Pharmacologic class: Third-generation cephalosporin
Therapeutic class: Anti-infective
Pregnancy risk category B
Interferes with bacterial cell-wall synthesis and division by binding to cell wall, causing cell to die. Active against gram-negative and gram-positive bacteria, with expanded activity against gram-negative bacteria. Exhibits minimal immunosuppressant activity.
Oral suspension: 50 mg/5 ml, 100 mg/5 ml
Tablets: 100 mg, 200 mg
Indications and dosages
➣ Acute community-acquired pneumonia caused by Haemophilus influenzae or Streptococcus pneumoniae
Adults and children ages 13 and older: 200 mg P.O. q 12 hours for 14 days
➣ Acute bacterial or chronic bronchitis
Adults and children ages 13 and older: 200 mg P.O. q 12 hours for 10 days
➣ Uncomplicated gonorrhea; rectal gonococcal infection caused by Neisseria gonorrhoeae
Adults: 200 mg P.O. as a single dose
➣ Uncomplicated urinary tract infections caused by Escherichia coli, Klebsiella pneumoniae, Proteus mirabilis, and Staphylococcus saprophyticus
Adults: 100 mg P.O. q 12 hours for 7 days
➣ Skin and soft-tissue infections caused by Staphylococcus aureus and Streptococcus pyogenes
Adults and children ages 13 and older: 400 mg P.O. q 12 hours for 7 to 14 days
➣ Acute otitis media caused by H. influenzae, S. pneumoniae, and Moraxella catarrhalis
Children ages 5 months to 12 years: 5 mg/kg P.O. q 12 hours (maximum of 200 mg/dose) or 10 mg/kg q 24 hours (maximum of 400 mg/dose) for 10 days
➣ Tonsillitis and pharyngitis caused by S. pyogenes
Adults and children ages 13 and older: 100 mg P.O. q 12 hours for 5 to 10 days
Children ages 2 months to 12 years: 5 mg/kg P.O. q 12 hours for 5 to 10 days
• Renal impairment
• Hypersensitivity to cephalosporins or penicillins
Use cautiously in:
• renal impairment, phenylketonuria
• history of GI disease
• elderly patients
• pregnant or breastfeeding patients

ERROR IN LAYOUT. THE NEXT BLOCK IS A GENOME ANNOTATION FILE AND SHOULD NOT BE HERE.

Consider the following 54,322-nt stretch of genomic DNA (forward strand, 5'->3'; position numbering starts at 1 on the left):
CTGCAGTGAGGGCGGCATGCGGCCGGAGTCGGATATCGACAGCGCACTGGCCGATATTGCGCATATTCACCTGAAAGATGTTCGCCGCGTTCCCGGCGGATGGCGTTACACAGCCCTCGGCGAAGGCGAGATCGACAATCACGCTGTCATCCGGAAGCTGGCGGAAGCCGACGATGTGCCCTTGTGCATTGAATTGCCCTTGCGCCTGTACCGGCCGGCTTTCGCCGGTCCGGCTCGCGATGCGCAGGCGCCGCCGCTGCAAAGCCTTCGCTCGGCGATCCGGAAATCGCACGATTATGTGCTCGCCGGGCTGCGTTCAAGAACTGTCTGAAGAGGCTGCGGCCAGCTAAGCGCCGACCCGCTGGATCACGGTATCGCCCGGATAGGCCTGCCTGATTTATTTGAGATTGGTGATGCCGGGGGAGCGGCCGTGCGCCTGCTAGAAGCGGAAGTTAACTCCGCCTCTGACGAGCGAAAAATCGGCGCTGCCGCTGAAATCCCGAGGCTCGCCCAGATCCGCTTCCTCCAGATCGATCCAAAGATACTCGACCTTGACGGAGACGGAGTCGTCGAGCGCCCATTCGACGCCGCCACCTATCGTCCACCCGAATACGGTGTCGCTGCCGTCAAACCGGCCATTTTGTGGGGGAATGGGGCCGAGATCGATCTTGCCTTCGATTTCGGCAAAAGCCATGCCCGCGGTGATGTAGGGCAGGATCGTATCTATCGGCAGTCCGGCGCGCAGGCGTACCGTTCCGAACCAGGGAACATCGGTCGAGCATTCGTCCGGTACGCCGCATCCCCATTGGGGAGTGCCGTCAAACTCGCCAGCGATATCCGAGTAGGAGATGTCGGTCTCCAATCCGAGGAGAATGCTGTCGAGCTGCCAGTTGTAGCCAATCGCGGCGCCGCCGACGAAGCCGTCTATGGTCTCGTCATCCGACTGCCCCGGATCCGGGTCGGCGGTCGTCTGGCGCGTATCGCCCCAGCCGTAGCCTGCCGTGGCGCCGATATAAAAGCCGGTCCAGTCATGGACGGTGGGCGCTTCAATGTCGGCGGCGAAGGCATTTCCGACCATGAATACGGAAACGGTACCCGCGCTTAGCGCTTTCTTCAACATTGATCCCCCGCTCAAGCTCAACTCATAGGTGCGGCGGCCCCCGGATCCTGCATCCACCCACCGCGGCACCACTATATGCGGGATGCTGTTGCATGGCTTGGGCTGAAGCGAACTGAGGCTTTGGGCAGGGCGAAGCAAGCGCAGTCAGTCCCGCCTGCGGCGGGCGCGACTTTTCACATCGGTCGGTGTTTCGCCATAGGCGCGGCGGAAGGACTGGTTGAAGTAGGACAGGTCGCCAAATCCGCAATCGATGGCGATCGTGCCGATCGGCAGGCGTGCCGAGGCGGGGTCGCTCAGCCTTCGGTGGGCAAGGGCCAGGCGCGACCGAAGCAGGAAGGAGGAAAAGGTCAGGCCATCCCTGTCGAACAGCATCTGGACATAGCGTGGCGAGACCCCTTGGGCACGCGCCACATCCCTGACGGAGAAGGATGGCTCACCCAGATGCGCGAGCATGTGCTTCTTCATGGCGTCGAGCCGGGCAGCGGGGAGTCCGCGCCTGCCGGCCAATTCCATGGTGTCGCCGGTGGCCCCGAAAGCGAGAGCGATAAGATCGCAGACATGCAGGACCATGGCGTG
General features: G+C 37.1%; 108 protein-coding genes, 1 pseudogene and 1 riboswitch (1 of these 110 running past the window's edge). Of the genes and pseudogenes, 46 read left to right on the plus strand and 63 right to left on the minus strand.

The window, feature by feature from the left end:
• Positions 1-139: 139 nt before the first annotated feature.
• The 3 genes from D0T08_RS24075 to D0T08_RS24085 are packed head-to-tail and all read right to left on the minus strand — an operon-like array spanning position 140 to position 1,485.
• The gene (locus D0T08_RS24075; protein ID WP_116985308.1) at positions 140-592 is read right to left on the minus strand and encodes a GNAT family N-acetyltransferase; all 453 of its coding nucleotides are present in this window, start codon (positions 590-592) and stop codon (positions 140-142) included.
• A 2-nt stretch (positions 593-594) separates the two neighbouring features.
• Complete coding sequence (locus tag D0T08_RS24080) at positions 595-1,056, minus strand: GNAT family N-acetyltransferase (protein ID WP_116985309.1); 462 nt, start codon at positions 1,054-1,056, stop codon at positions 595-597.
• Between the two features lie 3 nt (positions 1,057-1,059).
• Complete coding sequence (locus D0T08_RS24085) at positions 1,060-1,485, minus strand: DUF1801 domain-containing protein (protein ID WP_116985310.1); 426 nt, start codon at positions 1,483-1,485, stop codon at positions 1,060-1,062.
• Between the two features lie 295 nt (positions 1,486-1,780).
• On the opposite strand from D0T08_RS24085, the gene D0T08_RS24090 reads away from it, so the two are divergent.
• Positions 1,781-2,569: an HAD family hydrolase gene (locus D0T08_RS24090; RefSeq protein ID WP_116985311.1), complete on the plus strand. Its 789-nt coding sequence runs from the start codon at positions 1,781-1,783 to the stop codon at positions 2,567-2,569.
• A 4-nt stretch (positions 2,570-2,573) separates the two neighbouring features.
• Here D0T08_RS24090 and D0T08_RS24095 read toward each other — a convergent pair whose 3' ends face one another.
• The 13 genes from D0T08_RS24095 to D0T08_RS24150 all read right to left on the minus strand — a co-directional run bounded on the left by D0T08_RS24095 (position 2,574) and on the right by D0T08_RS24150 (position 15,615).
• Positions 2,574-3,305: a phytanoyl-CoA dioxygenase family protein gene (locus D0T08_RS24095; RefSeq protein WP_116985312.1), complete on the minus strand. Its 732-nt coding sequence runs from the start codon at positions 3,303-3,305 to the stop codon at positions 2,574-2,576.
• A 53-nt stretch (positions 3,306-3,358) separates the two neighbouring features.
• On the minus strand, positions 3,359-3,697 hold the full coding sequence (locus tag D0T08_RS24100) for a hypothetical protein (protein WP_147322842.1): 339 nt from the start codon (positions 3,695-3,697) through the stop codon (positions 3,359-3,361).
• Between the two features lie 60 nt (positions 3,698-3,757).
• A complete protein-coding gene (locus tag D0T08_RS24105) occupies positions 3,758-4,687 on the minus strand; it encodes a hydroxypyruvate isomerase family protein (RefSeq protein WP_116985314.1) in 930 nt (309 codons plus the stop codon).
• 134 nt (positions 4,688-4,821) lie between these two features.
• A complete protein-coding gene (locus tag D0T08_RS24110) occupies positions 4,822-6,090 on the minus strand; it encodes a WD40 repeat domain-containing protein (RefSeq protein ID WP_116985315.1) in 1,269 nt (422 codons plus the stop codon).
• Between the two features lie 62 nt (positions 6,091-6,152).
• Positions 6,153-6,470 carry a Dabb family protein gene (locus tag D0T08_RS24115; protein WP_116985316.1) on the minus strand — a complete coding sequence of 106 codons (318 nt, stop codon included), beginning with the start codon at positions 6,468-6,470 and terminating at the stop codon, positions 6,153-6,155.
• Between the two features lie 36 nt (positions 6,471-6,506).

• Obtain specimens for culture and sensitivity testing as necessary before starting therapy.
• Give tablets with food to enhance absorption. Oral suspension may be given with or without food.
• Don't give antacids within 2 hours of cefpodoxime.
CNS: headache, lethargy, paresthesia, syncope, seizures
CV: hypotension, palpitations, chest pain, vasodilation
EENT: hearing loss
GI: nausea, vomiting, diarrhea, abdominal cramps, oral candidiasis, pseudomembranous colitis
GU: vaginal candidiasis, nephrotoxicity
Hematologic: lymphocytosis, eosinophilia, bleeding tendency, hemolytic anemia, hypoprothrombinemia, neutropenia, thrombocytopenia, agranulocytosis, bone marrow depression
Hepatic: hepatic failure, hepatomegaly
Skin: urticaria, maculopapular or erythematous rash
Other: chills, fever, superinfection, anaphylaxis, serum sickness
Drug-drug. Aminoglycosides, loop diuretics: increased risk of nephrotoxicity
Antacids: decreased cefpodoxime absorption
Probenecid: decreased excretion and increased blood level of cefpodoxime
Drug-diagnostic tests. Alanine aminotransferase, alkaline phosphatase, aspartate aminotransferase, bilirubin, blood urea nitrogen, creatinine, eosinophils, gamma-glutamyltransferase, lactate dehydrogenase: increased levels
Coombs' test, urinary 17-ketosteroids, nonenzyme-based urine glucose tests (such as Clinitest): false-positive results
Hemoglobin, platelets, white blood cells: decreased values
Drug-herbs. Angelica, anise, arnica, asafetida, bogbean, boldo, celery, chamomile, clove, danshen, fenugreek, feverfew, garlic, ginger, ginkgo, ginseng, horse chestnut, horseradish, licorice, meadowsweet, onion, papain, passionflower, poplar, prickly ash, quassia, red clover, turmeric, wild carrot, wild lettuce, willow: increased risk of bleeding
• Assess CBC and kidney and liver function test results.
• Monitor for signs and symptoms of superinfection and other serious adverse reactions.
• Be aware that cross-sensitivity to penicillins may occur.
• Instruct patient to take drug with food or milk to reduce GI distress and enhance absorption.
• Advise patient not to take antacids within 2 hours of drug.
• Tell patient to continue to take full amount prescribed even when he feels better.
• Instruct patient to report signs and symptoms of allergic response and other adverse reactions, such as rash, easy bruising, bleeding, severe GI problems, or difficulty breathing.
• If patient is being treated for gonorrhea, instruct him to have partner tested and treated (as needed) and to use barrier contraception to prevent reinfection.
• As appropriate, review all other significant and life-threatening adverse reactions and interactions, especially those related to the drugs, tests, and herbs mentioned above.